Christ, the King of Advent

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“Where is he that is born King of the Jews?”

In the Church calendar, the days of holy feasts and solemnities go by with dizzying speed. And sometimes the chronology seems disordered. We might wonder, for example, why the Slaughter of the Innocents on December 28th comes before the Epiphany on January 6th. The short span of time from the end of the Christmas Season to the beginning of Lent is, again, dizzying. We are hardly able to absorb the meaning of Good Friday before Saturday evening brings us to the Vigil Mass for Easter Sunday.

However, the arrangement of the Church calendar to end the liturgical year with the Feast of Christ the King and to begin the cycle anew one week later with the First Sunday of Advent is highly instructive. For one thing, the first couple of Sundays of Advent are focused not on the birth of the Christ child in Bethlehem more than 2,000 years ago but His coming again as King of Heaven and Earth. Even as the babe in the manger, He was—as the question of the Wise Men indicates—“born King of the Jews.”

Most of the secular world begins its carol-crooning and “holiday” parties before Thanksgiving and the rest of it no later than Pearl Harbor Day on December 7th.  Even those events that still invoke the title “Christmas” make no reference to the One born that day or anything else pertaining to that holy time and place. Has anyone ever heard mention of Christ at the office “Christmas” party?

 

What do we learn from the Feast of Christ the King? That Christ, with no regal appearance, claimed the kingship that is “not of this world” but includes this world—however much the worldly deny it and refuse it recognition. Soon enough we will again hear Pilate scoff “What is truth?” on Good Friday as well as the words of the ungodly chief priests: “We have no king but Caesar.” If there are more frightening words in all of Scripture, I have not yet found them.

The implications are dreadful for the political and social orders for this is to proclaim that there is nothing in Heaven or on Earth to restrain the power of the State. Caesar controls all. None may resist his omnipotent will. Because Caesar and his legions are long gone, the modern world fails to recognize the threat that “no king but Caesar” poses. We must remember that the feast we celebrated this Sunday past was not the Feast of “Christ the Democrat” but the “Feast of Christ the King.” Tyrants are often ushered in by democracies. “Power to the People,” when not threatening, has a hollow sound. Where do “the people” find their direction? Where is their moral compass? Is Vox populi really Vox Dei—the voice of the people accepted as the voice of God? Opinion polls and focus groups are a poor substitute for True North. Indeed, “True North,” however we perceive it, is a poor substitute for the Word of God and the teaching of the Holy Catholic Church.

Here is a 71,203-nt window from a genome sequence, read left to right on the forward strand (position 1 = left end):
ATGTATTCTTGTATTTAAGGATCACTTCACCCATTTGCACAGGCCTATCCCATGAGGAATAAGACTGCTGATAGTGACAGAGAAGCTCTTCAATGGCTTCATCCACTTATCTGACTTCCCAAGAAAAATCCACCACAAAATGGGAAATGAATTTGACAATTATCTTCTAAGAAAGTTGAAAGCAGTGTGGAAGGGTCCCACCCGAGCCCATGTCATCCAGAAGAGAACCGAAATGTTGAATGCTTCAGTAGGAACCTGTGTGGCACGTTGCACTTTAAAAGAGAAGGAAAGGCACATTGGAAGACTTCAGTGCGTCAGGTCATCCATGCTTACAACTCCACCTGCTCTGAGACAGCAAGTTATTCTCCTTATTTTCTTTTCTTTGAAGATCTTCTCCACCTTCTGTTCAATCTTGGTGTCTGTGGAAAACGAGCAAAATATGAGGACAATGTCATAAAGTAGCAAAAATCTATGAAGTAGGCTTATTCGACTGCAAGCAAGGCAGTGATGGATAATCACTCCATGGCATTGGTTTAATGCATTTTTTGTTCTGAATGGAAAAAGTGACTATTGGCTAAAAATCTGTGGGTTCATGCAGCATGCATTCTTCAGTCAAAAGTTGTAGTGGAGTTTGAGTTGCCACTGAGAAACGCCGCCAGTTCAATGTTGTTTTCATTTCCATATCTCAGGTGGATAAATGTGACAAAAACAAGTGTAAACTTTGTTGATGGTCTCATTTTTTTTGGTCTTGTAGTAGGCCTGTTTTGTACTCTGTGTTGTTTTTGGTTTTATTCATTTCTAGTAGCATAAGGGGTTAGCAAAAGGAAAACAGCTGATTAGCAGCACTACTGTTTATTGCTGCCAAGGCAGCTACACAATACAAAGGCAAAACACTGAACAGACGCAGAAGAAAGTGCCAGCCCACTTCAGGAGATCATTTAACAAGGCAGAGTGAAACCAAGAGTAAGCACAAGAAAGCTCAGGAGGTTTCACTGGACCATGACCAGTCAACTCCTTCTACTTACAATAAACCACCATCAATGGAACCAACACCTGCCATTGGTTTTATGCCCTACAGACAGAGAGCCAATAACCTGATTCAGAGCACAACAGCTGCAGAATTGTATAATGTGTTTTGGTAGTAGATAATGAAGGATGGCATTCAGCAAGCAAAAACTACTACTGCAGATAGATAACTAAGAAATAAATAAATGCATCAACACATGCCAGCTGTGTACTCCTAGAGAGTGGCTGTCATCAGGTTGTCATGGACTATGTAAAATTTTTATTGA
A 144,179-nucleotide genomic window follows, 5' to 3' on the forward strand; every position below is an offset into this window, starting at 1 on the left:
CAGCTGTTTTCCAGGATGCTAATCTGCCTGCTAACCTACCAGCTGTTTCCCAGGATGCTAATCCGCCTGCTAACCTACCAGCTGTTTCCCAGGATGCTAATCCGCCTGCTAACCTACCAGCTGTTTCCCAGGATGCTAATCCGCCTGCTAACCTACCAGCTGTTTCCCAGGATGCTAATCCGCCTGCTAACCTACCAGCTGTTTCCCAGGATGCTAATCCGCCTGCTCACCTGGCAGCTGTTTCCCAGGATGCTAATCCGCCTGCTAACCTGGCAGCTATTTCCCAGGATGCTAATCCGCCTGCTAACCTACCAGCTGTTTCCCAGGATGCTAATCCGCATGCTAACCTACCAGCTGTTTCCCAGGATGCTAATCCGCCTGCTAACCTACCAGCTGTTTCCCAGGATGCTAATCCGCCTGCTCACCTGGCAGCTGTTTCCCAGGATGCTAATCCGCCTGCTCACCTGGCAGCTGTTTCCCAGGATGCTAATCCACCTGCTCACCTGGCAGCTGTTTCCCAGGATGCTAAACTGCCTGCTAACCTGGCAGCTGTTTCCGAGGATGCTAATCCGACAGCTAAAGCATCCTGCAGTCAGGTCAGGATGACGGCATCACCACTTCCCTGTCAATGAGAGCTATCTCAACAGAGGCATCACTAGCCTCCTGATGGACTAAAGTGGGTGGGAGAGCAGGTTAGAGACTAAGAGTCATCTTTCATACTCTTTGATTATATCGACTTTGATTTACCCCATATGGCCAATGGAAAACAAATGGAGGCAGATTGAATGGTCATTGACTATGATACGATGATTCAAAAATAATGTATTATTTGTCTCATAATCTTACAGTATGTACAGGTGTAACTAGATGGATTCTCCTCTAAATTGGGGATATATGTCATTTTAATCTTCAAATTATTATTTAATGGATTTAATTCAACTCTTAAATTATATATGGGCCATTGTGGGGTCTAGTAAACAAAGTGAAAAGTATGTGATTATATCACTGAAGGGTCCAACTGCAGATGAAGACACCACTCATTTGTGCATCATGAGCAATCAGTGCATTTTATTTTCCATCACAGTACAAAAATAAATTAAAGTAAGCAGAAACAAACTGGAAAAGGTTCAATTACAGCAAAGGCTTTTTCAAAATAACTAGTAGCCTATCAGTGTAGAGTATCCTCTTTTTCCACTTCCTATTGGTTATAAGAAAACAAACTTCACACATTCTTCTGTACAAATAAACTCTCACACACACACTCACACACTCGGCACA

Today’s Caesars are not monarchs or emperors but elected officials and their appointed bureaucrats. Thus, while the demand for abortion and other “contraceptive services” was kept out of the language of the Patient Protection and Affordable Care Act as it made its way through Congress, a renegade Catholic named Kathleen Sibelius, then the Secretary of Health and Human Services, issued, pursuant to the Act, a regulation known as the “contraceptive mandate.” Even religious organizations like the Little Sisters of the Poor and a family-owned business like Hobby Lobby, whose owners had strong religious scruples against the mandate, were supposed to knuckle under and comply. Speaker Nancy Pelosi to the contrary notwithstanding, even after the bill was passed the nation still didn’t know what was in it. Perhaps the only ones to be surprised were the naïve and easily hoodwinked U.S. Conference of Catholic Bishops. Indeed, we heard not a peep of protest from the Church hierarchy in New Hampshire when then-Governor Jeanne Shaheen signed a similar mandate into law years earlier.

New Hampshire has as its motto—inscribed on its license plates—“Live Free or Die.” Yet we passively accept the dictates of the militantly anti-Christian cultural commissars. In New Hampshire and elsewhere in the nation and around the world, we need Catholics willing to defy their dictates. If that is subversive, so be it. The pagan Socrates drank hemlock rather than deny what he believed in. We Catholics, while paying lip service to the martyrs, prefer to drink the “progressive” Kool-Aid. As Saint Ambrose said, we shall be held to account not only for our idle words but also for our “idle silences.”

By

Jack Kenny is a free lance writer living in Manchester, New Hampshire.

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